Monday, October 28, 2013

Battle of 'Not Bautzen'. The Left flank (part 2)

Following on from the set up (HERE). The left flank of the battle formed a nice self contained battle. It would be great for a convention as the two commanders fight against one another. It also lends itself to writing up in a self contained way.

Grouchy has been detailed to advance on the royalist left flank. The flank is well secured by a small corp anchored on two villages with a forest limiting options for flank attacks. It will be a tough nut to crack.

Commanders get 1d6 pips per turn. If they have a command greater than 6 units they get a bonus equal to the number of units above 6 (so in theory they can move everything in a turn). This bonus degrades as units are lost. For this game attackers were awarded an extra +2 pips per turn that didn't degrade. Moving an element straight forward costs 1 pip, any other direction 2. A group of 2 elements in base to base contact can be moved together.

Two infantry units and a hussar unit move across the river while under fire from the Royalist artillery. As a reminder, it is only artillery that have any ranged attacks. All musketry is considered to occur during base to base contact (Each unit actually represents a huge body of men, more like a division. The artillery bases I believe are in the 20-30 gun range).

The royals counter attack with their one free infantry unit. The cavalry corp located just to the right of this has helpfully sent over 2 units of Cuirassieur to help stabilize this wing. The cavalry hq had the pips to spend as they were holding their units back and cannoning the attacking cavalry to good effect.

Back on the left flank the hussars advance with dispatch against the foot artillery battery.

Combat rolls a weird dice with 0,0,0,1,2,3 and adds current strength (on the little black dice on the base) as well as a unit based power rating (infantry 3, cuirassier 6, guard are 4 maybe? horse artillery 2). There are a handful of modifiers such as flanking, being in a town, being in square (or not) against cav.

If you exceed your opponent you do one point of damage, double and it's two. At the end of the combat both sides with attrition down 1 point (to a minimum of 1). A new rules has been instituted to cause recoiling of the losing units by a half base. Previously once you stuck in a force it stayed in combat until someone voluntarily withdrew or someone was destroyed. Probably more realistic this way. It makes for the attacker needing to spend extra pips almost every turn though.

We see Grouchy has been moving up a second wave of troops to cross the stream. Top right on the hill the foot battery of Grouchy's command has, unfortunately, been limbered too early.

In hindsight it should have sat tight and cannoned the village for most of the game. Towards the end of the battle the infantry holding this village needed to be displaced, which is always an expensive/difficult proposition.

The Royalist player, not wanting to face a 2:1 combat, charged in against only 1 unit. He (I!) misjudged the movement ranges, and the Bonapartists 'close the door' on their own move. He now faces a flank attack coupled with a 2:1. Eek.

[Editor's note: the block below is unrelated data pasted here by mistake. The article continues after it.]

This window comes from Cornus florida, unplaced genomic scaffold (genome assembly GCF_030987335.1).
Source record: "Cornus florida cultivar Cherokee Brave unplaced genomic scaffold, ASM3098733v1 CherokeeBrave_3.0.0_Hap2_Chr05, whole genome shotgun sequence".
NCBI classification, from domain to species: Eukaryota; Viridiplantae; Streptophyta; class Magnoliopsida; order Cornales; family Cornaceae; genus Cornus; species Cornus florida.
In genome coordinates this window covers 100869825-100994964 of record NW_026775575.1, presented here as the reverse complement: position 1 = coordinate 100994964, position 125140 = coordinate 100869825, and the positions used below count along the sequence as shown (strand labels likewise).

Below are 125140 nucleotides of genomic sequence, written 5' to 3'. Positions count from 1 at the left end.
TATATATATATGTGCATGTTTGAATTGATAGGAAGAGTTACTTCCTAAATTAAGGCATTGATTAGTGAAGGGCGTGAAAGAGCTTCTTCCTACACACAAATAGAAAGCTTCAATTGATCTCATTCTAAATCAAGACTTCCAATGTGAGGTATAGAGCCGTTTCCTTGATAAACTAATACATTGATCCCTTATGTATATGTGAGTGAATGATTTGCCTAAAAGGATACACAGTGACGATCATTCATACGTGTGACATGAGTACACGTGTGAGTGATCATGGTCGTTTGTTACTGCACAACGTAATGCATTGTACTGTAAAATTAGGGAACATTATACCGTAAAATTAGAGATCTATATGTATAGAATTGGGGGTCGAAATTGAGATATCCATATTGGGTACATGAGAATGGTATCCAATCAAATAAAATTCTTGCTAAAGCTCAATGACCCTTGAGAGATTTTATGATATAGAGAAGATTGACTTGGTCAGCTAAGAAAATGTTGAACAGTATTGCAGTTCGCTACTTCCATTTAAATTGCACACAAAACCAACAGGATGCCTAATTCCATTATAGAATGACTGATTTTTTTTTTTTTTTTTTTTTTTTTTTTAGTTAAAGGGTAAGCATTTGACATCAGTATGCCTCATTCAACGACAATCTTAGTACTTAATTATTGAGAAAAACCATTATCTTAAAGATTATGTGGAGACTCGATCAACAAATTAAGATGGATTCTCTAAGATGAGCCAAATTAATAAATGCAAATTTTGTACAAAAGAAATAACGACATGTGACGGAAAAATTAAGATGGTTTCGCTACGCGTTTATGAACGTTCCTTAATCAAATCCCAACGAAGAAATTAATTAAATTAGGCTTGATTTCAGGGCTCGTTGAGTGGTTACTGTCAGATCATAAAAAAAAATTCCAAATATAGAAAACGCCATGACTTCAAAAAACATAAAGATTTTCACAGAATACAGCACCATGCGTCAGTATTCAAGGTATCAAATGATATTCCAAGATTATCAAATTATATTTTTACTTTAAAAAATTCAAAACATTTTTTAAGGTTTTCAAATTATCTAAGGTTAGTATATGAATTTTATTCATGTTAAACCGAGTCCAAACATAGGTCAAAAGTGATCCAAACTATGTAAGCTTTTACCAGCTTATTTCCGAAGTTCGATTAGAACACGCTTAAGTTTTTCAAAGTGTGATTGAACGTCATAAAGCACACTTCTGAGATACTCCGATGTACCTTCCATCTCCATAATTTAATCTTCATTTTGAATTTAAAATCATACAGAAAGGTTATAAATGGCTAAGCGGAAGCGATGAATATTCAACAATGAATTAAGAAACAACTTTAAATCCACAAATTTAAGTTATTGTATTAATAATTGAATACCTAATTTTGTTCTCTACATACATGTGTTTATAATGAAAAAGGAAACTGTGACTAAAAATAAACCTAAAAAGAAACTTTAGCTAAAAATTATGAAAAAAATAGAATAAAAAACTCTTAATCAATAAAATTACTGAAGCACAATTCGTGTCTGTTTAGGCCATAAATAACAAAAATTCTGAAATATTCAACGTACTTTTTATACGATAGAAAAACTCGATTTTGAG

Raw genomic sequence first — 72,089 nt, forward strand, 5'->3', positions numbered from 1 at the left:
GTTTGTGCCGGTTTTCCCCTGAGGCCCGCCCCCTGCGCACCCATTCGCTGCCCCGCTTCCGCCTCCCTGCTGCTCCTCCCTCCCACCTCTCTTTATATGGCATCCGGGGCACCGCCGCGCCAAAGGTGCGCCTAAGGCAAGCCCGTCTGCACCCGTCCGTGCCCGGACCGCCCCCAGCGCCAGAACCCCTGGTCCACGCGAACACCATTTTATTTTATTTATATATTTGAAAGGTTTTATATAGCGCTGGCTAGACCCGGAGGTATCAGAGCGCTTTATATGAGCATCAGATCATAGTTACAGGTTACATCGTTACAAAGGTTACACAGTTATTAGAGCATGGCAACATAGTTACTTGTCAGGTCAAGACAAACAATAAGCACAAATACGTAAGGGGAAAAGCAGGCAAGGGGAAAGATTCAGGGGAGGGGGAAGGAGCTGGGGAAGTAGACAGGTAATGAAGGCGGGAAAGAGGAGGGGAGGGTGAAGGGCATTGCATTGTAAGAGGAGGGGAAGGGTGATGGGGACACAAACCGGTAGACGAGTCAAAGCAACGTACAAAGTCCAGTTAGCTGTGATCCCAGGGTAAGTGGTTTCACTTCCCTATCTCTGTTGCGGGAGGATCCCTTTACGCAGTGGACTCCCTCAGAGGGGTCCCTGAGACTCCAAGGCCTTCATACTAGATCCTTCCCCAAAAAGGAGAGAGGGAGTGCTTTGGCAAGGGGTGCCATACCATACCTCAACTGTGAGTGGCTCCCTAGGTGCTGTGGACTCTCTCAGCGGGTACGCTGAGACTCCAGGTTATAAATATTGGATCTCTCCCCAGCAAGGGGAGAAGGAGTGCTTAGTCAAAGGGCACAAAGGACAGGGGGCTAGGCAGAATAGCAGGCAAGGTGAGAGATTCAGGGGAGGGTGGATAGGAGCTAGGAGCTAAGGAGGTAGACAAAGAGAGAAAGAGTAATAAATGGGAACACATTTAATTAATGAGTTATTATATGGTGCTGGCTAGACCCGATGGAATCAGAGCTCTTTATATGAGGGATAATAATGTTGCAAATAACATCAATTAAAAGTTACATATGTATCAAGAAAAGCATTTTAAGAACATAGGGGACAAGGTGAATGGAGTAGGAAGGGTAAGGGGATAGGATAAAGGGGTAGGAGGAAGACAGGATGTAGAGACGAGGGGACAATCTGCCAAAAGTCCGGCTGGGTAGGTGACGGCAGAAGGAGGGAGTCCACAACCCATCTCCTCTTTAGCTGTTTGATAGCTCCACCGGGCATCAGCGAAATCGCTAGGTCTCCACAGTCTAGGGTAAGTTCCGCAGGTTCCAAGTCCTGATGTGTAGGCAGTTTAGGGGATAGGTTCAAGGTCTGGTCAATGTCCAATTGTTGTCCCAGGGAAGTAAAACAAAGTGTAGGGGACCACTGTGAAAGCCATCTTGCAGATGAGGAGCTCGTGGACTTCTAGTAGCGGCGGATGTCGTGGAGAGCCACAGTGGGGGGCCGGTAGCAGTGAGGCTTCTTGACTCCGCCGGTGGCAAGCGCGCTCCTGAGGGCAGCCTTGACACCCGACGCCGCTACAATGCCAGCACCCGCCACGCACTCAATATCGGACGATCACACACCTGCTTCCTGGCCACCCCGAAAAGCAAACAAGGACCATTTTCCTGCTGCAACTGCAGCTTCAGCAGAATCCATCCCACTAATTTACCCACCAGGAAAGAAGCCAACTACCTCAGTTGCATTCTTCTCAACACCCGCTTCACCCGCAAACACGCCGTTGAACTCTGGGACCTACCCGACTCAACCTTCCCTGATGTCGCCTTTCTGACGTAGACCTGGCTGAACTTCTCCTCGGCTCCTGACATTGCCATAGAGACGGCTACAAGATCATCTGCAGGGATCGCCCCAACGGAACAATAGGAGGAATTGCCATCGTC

To add seasoning the hussars finish their advance on the foot battery.

Another view of the same point of battle. At this point it looks a bit ugly for the Royalist, although he has a cavalry backup, and two garrisoned towns. I felt that this flank would likely be 'lost' although with the town garrisons it would slow things down enough that I wouldn't need to pull off much reserves to stalemate it.

The hussars end up bouncing off the artillery (although damage them via attrition. All units take 1 point of damage, down to a minimum strength of 1, for being involved in a combat that doesn't destroy the enemy). A unit of cuirassieur charges through the rubble of the royalist infantry unit.

Square must be formed during your own turn (it's free to enter, but costs pips to get out of square). This occured a couple times during the game and was recognized as a great tactic. Allow the enemy attack to crush a weak infantry unit with your cavalry right behind it. On your own turn counter charge with the cavalry to possibly eliminate a weakened infantry unit.

The next turn we see the hussars have been blasted out of existence (out of effective fighting capacity in reality) by canister. The cuirassier face a double attack with flanking, while infantry are in position to hit the foot battery.

And the cavalry win the fight! They have been depleted by the fighting down to 1 strength, and are likely to disappear soon, but Grouchy's troops have suffered in the fight. There is realistically insufficient troops on this flank to offer much threat to the Royalist defense now.

 The remnants of the fighting smash themselves to pieces. The Grouchy withdraws his last unit under continued artillery fire. 

His attack has pinned the Royalist Left flank, and drawn off 2 important units of Cuirassier for most of the day. Has it been enough, we'll have to see in the next exciting installment of the battle.
A view of the overall battle. Napoleons troops have surged across the stream, and there is a strong engagement across the entire front. Dust has been spotted to the North and it's known Napoleon should be arriving any time. Will that occur in time?

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